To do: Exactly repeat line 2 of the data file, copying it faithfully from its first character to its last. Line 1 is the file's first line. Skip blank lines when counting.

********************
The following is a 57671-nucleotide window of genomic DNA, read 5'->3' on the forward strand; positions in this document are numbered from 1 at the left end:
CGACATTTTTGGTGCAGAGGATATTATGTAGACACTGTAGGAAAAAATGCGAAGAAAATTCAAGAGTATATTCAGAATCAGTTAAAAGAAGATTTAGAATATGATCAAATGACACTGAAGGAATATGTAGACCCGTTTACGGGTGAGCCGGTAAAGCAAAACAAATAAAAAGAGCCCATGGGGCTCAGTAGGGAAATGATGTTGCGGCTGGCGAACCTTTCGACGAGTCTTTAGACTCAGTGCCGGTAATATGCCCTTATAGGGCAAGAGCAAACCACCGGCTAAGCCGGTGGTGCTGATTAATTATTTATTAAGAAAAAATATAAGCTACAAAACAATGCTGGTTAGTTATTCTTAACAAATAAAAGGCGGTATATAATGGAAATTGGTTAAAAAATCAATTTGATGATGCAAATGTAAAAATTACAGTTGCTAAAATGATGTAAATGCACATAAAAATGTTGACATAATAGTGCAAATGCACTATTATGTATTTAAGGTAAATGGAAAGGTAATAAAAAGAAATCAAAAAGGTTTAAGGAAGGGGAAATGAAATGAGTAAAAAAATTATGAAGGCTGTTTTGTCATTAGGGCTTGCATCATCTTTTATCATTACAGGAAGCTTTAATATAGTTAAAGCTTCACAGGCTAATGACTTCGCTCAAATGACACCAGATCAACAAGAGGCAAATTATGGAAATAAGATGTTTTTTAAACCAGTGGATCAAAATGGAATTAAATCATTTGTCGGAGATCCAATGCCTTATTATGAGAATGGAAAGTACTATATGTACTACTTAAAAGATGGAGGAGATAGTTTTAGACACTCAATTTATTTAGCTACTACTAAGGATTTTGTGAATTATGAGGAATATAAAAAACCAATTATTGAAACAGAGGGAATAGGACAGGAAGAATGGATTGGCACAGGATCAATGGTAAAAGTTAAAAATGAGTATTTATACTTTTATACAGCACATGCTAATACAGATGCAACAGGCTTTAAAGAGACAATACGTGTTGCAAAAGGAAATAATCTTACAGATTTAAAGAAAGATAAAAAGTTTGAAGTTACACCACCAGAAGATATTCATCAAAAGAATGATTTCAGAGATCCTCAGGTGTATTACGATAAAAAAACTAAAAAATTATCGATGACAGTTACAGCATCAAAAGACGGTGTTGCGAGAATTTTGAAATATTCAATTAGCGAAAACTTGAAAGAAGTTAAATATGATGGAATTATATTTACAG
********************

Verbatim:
CGACATTTTTGGTGCAGAGGATATTATGTAGACACTGTAGGAAAAAATGCGAAGAAAATTCAAGAGTATATTCAGAATCAGTTAAAAGAAGATTTAGAATATGATCAAATGACACTGAAGGAATATGTAGACCCGTTTACGGGTGAGCCGGTAAAGCAAAACAAATAAAAAGAGCCCATGGGGCTCAGTAGGGAAATGATGTTGCGGCTGGCGAACCTTTCGACGAGTCTTTAGACTCAGTGCCGGTAATATGCCCTTATAGGGCAAGAGCAAACCACCGGCTAAGCCGGTGGTGCTGATTAATTATTTATTAAGAAAAAATATAAGCTACAAAACAATGCTGGTTAGTTATTCTTAACAAATAAAAGGCGGTATATAATGGAAATTGGTTAAAAAATCAATTTGATGATGCAAATGTAAAAATTACAGTTGCTAAAATGATGTAAATGCACATAAAAATGTTGACATAATAGTGCAAATGCACTATTATGTATTTAAGGTAAATGGAAAGGTAATAAAAAGAAATCAAAAAGGTTTAAGGAAGGGGAAATGAAATGAGTAAAAAAATTATGAAGGCTGTTTTGTCATTAGGGCTTGCATCATCTTTTATCATTACAGGAAGCTTTAATATAGTTAAAGCTTCACAGGCTAATGACTTCGCTCAAATGACACCAGATCAACAAGAGGCAAATTATGGAAATAAGATGTTTTTTAAACCAGTGGATCAAAATGGAATTAAATCATTTGTCGGAGATCCAATGCCTTATTATGAGAATGGAAAGTACTATATGTACTACTTAAAAGATGGAGGAGATAGTTTTAGACACTCAATTTATTTAGCTACTACTAAGGATTTTGTGAATTATGAGGAATATAAAAAACCAATTATTGAAACAGAGGGAATAGGACAGGAAGAATGGATTGGCACAGGATCAATGGTAAAAGTTAAAAATGAGTATTTATACTTTTATACAGCACATGCTAATACAGATGCAACAGGCTTTAAAGAGACAATACGTGTTGCAAAAGGAAATAATCTTACAGATTTAAAGAAAGATAAAAAGTTTGAAGTTACACCACCAGAAGATATTCATCAAAAGAATGATTTCAGAGATCCTCAGGTGTATTACGATAAAAAAACTAAAAAATTATCGATGACAGTTACAGCATCAAAAGACGGTGTTGCGAGAATTTTGAAATATTCAATTAGCGAAAACTTGAAAGAAGTTAAATATGATGGAATTATATTTACAG